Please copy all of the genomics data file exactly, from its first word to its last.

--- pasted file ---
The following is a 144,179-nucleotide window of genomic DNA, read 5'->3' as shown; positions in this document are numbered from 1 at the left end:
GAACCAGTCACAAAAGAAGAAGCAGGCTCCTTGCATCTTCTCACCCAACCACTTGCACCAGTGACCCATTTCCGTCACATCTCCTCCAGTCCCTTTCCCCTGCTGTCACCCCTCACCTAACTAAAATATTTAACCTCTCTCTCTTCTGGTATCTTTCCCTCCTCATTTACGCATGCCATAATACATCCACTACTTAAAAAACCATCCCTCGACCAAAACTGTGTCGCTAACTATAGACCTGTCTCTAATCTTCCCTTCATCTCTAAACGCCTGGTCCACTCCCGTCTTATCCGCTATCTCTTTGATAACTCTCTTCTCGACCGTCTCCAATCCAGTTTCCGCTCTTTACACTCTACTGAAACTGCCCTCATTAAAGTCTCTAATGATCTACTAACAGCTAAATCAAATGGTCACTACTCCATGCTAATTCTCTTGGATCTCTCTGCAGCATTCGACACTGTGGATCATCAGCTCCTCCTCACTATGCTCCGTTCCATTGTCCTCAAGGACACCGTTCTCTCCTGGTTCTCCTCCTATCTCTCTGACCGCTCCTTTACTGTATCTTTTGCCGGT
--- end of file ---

The following is a 144,179-nucleotide window of genomic DNA, read 5'->3' as shown; positions in this document are numbered from 1 at the left end:
GAACCAGTCACAAAAGAAGAAGCAGGCTCCTTGCATCTTCTCACCCAACCACTTGCACCAGTGACCCATTTCCGTCACATCTCCTCCAGTCCCTTTCCCCTGCTGTCACCCCTCACCTAACTAAAATATTTAACCTCTCTCTCTTCTGGTATCTTTCCCTCCTCATTTACGCATGCCATAATACATCCACTACTTAAAAAACCATCCCTCGACCAAAACTGTGTCGCTAACTATAGACCTGTCTCTAATCTTCCCTTCATCTCTAAACGCCTGGTCCACTCCCGTCTTATCCGCTATCTCTTTGATAACTCTCTTCTCGACCGTCTCCAATCCAGTTTCCGCTCTTTACACTCTACTGAAACTGCCCTCATTAAAGTCTCTAATGATCTACTAACAGCTAAATCAAATGGTCACTACTCCATGCTAATTCTCTTGGATCTCTCTGCAGCATTCGACACTGTGGATCATCAGCTCCTCCTCACTATGCTCCGTTCCATTGTCCTCAAGGACACCGTTCTCTCCTGGTTCTCCTCCTATCTCTCTGACCGCTCCTTTACTGTATCTTTTGCCGGT